Missouri court: Gay man can’t sue for being called ‘c**ksucker’ at work

In a 2-1 decision, the court ruled that the state law barring discrimination based on sex only covers gender-based actions.

In a 2-1 decision, the court ruled that the state law barring discrimination based on sex only covers gender-based actions.

Missouri man James Pittman testified that he suffered through seven years of anti-gay workplace harassment before ultimately getting fired for being gay.

Unfortunately, he’ll be unable to sue for discrimination, according to a 2-1 decision made by the Western District Missouri Court of Appeals.

According to testimony, Pittman was called a “c**ksucker” and asked if he had AIDS by Cook Paper president Joe Jurden. When he broke up with his partner, Pittman claims employees treated him “more harshly than a male who was getting a divorce from his female wife” and “caused the workplace to be an objectively hostile and abusive environment based on sexual preference.”

The court ruled that the state law barring discrimination based on sex only applies to gender-based actions — not one’s sexuality.

Pittman’s lawsuit against Cook Paper Recycling Corp. was dismissed in February 2013, and he’d appealed that initial decision.

“If the Missouri legislature had desired to include sexual orientation in the Missouri Human Rights Act’s protections, it would have done so,” wrote Chief Judge James Welch. “No matter how compelling Pittman’s argument may be and no matter how sympathetic this court or the trial court may be to Pittman’s situation, we are bound by the state of the law as it currently exists.”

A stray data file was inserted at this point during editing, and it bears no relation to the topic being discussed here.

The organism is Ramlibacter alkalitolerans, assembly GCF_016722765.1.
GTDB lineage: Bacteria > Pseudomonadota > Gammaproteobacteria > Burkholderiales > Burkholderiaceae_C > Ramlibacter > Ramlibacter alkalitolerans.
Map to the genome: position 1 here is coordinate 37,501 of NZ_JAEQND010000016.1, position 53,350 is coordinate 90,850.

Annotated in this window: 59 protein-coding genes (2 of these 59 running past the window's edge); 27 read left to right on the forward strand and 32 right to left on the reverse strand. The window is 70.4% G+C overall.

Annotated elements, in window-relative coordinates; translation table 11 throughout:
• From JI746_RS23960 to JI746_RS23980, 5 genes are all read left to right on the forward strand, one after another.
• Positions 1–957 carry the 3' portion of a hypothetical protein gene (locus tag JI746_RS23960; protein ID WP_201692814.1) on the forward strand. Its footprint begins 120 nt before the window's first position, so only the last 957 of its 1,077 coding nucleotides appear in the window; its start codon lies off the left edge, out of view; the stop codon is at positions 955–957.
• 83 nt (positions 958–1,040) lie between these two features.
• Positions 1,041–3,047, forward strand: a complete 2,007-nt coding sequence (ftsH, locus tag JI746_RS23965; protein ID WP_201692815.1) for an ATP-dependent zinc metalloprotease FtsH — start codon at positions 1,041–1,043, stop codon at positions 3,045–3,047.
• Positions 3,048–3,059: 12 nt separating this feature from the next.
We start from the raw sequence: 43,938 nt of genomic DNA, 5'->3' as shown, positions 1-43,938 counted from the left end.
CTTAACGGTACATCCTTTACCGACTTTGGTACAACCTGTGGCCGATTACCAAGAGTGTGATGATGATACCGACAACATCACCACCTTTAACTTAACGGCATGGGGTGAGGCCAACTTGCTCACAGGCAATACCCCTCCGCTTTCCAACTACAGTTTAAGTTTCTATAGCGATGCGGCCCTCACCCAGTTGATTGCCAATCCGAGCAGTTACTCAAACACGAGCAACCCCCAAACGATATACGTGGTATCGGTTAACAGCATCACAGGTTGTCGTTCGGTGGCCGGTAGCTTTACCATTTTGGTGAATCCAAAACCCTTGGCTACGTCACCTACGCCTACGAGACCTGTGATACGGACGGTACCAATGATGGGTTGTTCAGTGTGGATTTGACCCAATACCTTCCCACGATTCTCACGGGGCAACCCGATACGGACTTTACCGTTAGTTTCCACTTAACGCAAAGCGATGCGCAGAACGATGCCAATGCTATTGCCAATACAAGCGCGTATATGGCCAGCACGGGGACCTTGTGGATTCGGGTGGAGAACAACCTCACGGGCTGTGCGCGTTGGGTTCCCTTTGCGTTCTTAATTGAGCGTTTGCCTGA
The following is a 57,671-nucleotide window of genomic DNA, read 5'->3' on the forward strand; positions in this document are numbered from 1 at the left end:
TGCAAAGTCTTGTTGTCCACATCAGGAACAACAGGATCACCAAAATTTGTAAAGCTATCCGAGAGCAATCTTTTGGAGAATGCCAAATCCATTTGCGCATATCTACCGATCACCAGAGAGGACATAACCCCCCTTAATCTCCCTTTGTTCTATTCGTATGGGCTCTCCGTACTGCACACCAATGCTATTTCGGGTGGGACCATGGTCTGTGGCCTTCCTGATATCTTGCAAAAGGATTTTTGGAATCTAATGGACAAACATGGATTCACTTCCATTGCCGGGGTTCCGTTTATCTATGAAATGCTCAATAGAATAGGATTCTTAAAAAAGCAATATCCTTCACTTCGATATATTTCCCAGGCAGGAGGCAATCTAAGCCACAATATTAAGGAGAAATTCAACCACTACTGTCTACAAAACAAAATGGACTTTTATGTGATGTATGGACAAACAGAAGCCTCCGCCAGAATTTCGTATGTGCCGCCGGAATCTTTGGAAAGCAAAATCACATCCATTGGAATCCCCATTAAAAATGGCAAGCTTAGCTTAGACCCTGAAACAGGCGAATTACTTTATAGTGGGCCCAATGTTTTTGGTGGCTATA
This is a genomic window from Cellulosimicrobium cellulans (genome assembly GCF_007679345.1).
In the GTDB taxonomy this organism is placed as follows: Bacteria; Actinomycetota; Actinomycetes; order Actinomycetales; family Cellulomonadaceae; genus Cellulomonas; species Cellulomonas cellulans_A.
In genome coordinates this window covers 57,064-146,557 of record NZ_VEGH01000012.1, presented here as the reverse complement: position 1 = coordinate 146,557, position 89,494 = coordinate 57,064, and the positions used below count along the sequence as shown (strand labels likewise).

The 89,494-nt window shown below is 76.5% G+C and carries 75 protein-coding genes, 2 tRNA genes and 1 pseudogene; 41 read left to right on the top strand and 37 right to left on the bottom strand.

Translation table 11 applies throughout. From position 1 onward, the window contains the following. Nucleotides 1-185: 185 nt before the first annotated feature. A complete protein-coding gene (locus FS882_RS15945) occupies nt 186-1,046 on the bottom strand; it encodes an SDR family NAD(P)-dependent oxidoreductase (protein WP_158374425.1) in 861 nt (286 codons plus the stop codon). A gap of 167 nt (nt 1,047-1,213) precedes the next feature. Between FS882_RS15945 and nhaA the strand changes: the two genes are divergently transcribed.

Currently, Missouri law bars employment discrimination based on one’s race, color, religion, national origin, sex, ancestry, age or disability.

Lynne Bratcher, Pittman’s attorney, stated that she’ll try to get the Missouri Supreme Court to hear the case.

“This is just a really good example that discrimination exists against LGBT folks and updating the Missouri statute is so vital,” said Steph Perkins, interim director of PROMO.

In a prepared statement, Sarah Rossi, director of advocacy and policy at the ACLU, had this to say:

“Today the Missouri Court of Appeals made two things very clear: Missourians are being harassed, bullied, and fired from their jobs for being gay, lesbian, or bisexual and they will have no recourse in the courts unless the state legislature changes the Missouri Human Rights Act to protect them.”

Missouri is one of 28 states that still doesn’t offer any kind of employment discrimination protection to LGBTQ people.

h/t: Columbia Tribune

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